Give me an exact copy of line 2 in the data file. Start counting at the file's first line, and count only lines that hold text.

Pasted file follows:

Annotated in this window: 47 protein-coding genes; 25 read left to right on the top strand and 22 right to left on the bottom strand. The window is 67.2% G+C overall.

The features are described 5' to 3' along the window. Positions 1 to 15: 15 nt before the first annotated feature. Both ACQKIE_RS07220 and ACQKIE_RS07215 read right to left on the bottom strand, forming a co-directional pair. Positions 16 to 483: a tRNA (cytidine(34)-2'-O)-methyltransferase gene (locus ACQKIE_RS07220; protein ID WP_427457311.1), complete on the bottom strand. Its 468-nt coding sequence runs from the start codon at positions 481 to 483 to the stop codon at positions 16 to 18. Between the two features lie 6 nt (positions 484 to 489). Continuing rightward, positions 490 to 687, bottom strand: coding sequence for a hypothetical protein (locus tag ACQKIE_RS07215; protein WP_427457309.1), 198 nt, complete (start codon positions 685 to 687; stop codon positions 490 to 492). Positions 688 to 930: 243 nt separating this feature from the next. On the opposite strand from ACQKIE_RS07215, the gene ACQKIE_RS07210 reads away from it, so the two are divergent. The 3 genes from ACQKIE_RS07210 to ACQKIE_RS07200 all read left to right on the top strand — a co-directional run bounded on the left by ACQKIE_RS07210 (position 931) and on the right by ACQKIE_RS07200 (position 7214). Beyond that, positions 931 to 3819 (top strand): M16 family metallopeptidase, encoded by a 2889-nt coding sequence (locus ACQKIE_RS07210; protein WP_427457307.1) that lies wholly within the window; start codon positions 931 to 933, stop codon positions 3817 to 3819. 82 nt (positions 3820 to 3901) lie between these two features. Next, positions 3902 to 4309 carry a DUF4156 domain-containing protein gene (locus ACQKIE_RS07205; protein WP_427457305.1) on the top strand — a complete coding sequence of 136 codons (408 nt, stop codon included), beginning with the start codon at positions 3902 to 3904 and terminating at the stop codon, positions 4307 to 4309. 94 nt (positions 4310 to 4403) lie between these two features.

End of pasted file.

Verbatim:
The features are described 5' to 3' along the window. Positions 1 to 15: 15 nt before the first annotated feature. Both ACQKIE_RS07220 and ACQKIE_RS07215 read right to left on the bottom strand, forming a co-directional pair. Positions 16 to 483: a tRNA (cytidine(34)-2'-O)-methyltransferase gene (locus ACQKIE_RS07220; protein ID WP_427457311.1), complete on the bottom strand. Its 468-nt coding sequence runs from the start codon at positions 481 to 483 to the stop codon at positions 16 to 18. Between the two features lie 6 nt (positions 484 to 489). Continuing rightward, positions 490 to 687, bottom strand: coding sequence for a hypothetical protein (locus tag ACQKIE_RS07215; protein WP_427457309.1), 198 nt, complete (start codon positions 685 to 687; stop codon positions 490 to 492). Positions 688 to 930: 243 nt separating this feature from the next. On the opposite strand from ACQKIE_RS07215, the gene ACQKIE_RS07210 reads away from it, so the two are divergent. The 3 genes from ACQKIE_RS07210 to ACQKIE_RS07200 all read left to right on the top strand — a co-directional run bounded on the left by ACQKIE_RS07210 (position 931) and on the right by ACQKIE_RS07200 (position 7214). Beyond that, positions 931 to 3819 (top strand): M16 family metallopeptidase, encoded by a 2889-nt coding sequence (locus ACQKIE_RS07210; protein WP_427457307.1) that lies wholly within the window; start codon positions 931 to 933, stop codon positions 3817 to 3819. 82 nt (positions 3820 to 3901) lie between these two features. Next, positions 3902 to 4309 carry a DUF4156 domain-containing protein gene (locus ACQKIE_RS07205; protein WP_427457305.1) on the top strand — a complete coding sequence of 136 codons (408 nt, stop codon included), beginning with the start codon at positions 3902 to 3904 and terminating at the stop codon, positions 4307 to 4309. 94 nt (positions 4310 to 4403) lie between these two features.